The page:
Its stock may be at an all-time low, but rock ‘n’ roll won’t be dying on Ty Segall’s watch.
Rock ‘n’ roll is on its way out and there’s not much anyone can do about it. After all, if we’re endorsing Kanye West’s self-styled title as “the greatest living rock star on the planet”, surely something’s hit the fan somewhere along the line? We sit and watch as our favourite icons come and go, each momentarily engulfed by the jaws of mainstream culture before being spat out the other side. With rock having un-slung the guitar from one shoulder and binned the bedraggled black leather jacket, the ideals and spirit that once dominated popular music have never felt so distant. Ty Segall, on the other hand, lives within his own encapsulated version of the past.
No, he’s never stood beneath the brightest public spotlight and no, he doesn’t wear the regulation black leather jacket, but Segall’s guitar rooted vision reinforced by his relentless work ethic places him at the forefront of what rock music is, and will always be about. As he endlessly ricochets through his many garage-infused psychedelic punk aesthetics, Segall’s talents have proven to be consistently interchangeable. Now with nine solo albums and a string of collaborative side projects under his belt, his sound’s ever-evolving orientation is beginning to refine its own expansive qualities. Gone are the days of the stripped-down, rudimentary punk that steered his 2008 eponymous debut, as he’s grown as an artist, Segall’s more recent ventures reach to far more exploratory levels.
Coming off the back of last year’s experimental Emotional Mugger, a record that took his enduring thirst for volume to new heights of fuzzy, filth-coated dissonance, Segall’s second self-titled record serves as an all-encompassing marker to just how far he’s come. Though he still draws from the same stylistic influences of the ‘60s and ‘70s, the intricacy of Segall’s music continues to sharpen and develop. These extensions drive his new record into a mismatch of quintessential classics. No two songs on the album feel as though they belong to one another. In fact, if it were anyone else, you’d probably guess it was a compilation album built from a disjointed puzzle of previous material. But being Ty Segall, you can create this illusion from just a few months jamming and a quick trip to the recording studio.
For newcomers just discovering Segall, (whoever you are, I envy you) this record serves as an ideal entry point. It’s as though this mash-up of unequivocal tracks is Segall’s way of allowing time for us to catch up. By presenting an overview of what now defines the modern Ty Segall, we’re able to fully reconnect with some of his base sonic characteristics. Rolling in with ‘Break A Guitar’, a song that begins a trend of layering two blazing guitar solos precariously on top of one other, Segall introduces the album with a frenzy of back to basics garage rock. Further down the line, he utilises variations in pace and intensity during the psychedelic undertones of ‘Warm Hands (Freedom Returned)’. The track discretely builds within itself as each sculpted section prepares for the final roaring crescendo.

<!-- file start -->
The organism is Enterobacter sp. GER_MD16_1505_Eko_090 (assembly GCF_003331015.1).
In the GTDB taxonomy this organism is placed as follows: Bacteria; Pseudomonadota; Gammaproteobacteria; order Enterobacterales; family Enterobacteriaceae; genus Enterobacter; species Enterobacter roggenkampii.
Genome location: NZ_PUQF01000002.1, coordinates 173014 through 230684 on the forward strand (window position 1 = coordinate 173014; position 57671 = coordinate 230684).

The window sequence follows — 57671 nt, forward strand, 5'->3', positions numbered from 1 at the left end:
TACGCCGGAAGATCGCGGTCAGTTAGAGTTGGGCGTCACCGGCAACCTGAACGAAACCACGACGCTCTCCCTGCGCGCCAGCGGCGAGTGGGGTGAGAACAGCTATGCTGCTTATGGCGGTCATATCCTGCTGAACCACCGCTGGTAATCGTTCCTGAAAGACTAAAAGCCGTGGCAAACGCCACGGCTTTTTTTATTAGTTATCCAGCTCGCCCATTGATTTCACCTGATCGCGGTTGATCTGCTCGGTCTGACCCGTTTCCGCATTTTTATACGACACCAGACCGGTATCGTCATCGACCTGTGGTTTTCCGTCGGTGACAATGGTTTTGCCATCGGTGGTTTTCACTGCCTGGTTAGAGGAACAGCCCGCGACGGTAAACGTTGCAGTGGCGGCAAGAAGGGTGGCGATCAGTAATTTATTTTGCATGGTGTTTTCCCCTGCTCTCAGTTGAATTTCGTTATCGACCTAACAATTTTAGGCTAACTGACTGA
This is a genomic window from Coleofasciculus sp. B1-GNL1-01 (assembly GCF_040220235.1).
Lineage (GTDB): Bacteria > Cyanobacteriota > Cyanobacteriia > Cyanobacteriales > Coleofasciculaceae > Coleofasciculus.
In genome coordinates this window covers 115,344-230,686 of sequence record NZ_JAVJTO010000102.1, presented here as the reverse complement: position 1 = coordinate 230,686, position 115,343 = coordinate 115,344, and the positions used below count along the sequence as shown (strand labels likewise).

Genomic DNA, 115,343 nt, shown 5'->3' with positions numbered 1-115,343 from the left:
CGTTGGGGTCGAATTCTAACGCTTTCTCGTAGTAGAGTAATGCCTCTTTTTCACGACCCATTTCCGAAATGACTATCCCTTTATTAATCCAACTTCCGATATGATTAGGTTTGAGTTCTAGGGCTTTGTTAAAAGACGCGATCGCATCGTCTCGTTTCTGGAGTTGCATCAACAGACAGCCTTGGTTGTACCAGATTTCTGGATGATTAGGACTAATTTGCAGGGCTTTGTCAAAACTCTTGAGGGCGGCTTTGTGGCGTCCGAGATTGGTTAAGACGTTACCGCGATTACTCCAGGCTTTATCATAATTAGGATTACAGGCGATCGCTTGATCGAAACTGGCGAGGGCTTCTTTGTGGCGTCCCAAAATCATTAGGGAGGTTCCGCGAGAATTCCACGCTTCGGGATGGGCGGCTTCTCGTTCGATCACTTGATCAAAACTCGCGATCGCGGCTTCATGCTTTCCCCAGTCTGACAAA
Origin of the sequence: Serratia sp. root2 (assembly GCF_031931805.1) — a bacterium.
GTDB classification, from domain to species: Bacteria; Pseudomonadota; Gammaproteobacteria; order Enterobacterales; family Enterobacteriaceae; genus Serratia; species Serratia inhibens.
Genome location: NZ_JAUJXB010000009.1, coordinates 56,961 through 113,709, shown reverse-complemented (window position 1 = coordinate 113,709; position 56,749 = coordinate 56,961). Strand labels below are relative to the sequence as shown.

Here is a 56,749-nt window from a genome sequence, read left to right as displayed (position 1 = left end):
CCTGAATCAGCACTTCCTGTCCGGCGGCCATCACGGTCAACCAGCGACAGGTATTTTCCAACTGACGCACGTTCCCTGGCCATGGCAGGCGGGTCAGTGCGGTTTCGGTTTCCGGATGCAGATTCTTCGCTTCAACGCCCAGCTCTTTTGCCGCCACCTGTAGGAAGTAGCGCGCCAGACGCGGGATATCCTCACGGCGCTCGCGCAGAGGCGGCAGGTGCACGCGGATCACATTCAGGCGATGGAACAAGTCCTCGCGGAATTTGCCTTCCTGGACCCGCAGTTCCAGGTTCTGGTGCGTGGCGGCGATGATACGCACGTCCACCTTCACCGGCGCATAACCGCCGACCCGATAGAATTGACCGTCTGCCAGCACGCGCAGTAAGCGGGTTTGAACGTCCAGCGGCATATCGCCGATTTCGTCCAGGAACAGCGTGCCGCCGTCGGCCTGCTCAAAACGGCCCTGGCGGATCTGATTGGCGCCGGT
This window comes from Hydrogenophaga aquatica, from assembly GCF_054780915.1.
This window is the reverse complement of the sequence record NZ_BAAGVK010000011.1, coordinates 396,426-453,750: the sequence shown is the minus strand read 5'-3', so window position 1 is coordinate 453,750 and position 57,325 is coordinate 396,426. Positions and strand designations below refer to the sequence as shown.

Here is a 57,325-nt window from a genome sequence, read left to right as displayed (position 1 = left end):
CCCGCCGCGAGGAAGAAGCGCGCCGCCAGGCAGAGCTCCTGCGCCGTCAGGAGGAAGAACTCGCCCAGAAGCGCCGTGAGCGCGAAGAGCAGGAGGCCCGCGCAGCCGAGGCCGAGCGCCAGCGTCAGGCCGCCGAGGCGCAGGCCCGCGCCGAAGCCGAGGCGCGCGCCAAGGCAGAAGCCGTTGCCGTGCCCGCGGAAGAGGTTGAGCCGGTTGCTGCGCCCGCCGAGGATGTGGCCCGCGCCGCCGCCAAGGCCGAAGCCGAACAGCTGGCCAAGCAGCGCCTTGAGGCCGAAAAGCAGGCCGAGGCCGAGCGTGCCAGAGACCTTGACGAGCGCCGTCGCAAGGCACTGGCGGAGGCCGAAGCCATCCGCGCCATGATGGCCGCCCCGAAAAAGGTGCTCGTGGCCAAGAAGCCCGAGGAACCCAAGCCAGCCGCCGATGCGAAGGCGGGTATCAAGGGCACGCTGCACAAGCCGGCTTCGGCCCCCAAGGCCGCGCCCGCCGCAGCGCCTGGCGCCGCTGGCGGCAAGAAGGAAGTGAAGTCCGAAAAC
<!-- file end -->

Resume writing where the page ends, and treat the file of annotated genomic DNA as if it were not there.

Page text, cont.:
Segall’s versatility cements itself within the alternatively downbeat ‘Talkin’’. Delicate piano arrangements accompanied by beautiful, trailing vocal harmonies provides a melancholy interlude to his usual display of magnitude and velocity. Similar traits reveal themselves in ‘Orange Color Queen’, a track which takes leading candidacy as one of the prettiest, most accessible tracks Segall’s ever delivered on an album. However, the tranquillity barely sticks around long enough to manifest itself due to ‘Thank You Mr. K’. Bearing a riff that’s been ripped straight from the 1970s punk song, ‘Thank You Mr. K’s’ steamroller demeanour wreaks total havoc to any previous softening presentiments.
He begins the album’s closing sequence with ‘Papers’, a song with bizarrely indistinguishable lyrics and whimsical, cascading piano melodies before aptly wrapping the whole thing together with ‘Untitled’. Despite its content bearing just a singular thrash of his guitar, it still somehow seems necessary amongst the jumble of the staccato style track listing.
Segall’s most enthralling projects usually occur when he’s experimenting and unfortunately, this album doesn’t quite fit that bracket. On the other hand, that’s not what he’s set out to do here. Emotional Mugger saw Segall’s sound skyrocket to levels of noise that even surpassed his usual pioneering qualities. The second Ty Segall album is a grounding project, placing his music back in touch with its cleaner alter ego, whilst continuing to further expand its reach. In many ways, it’s the most accessible collection of songs Segall has to offer and will be sure to hook a few new listeners onto his ever-expanding discography. (8/10) (Ollie Rankine)
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Tags: album, Drag City, Ollie Rankine, review, Ty Segall
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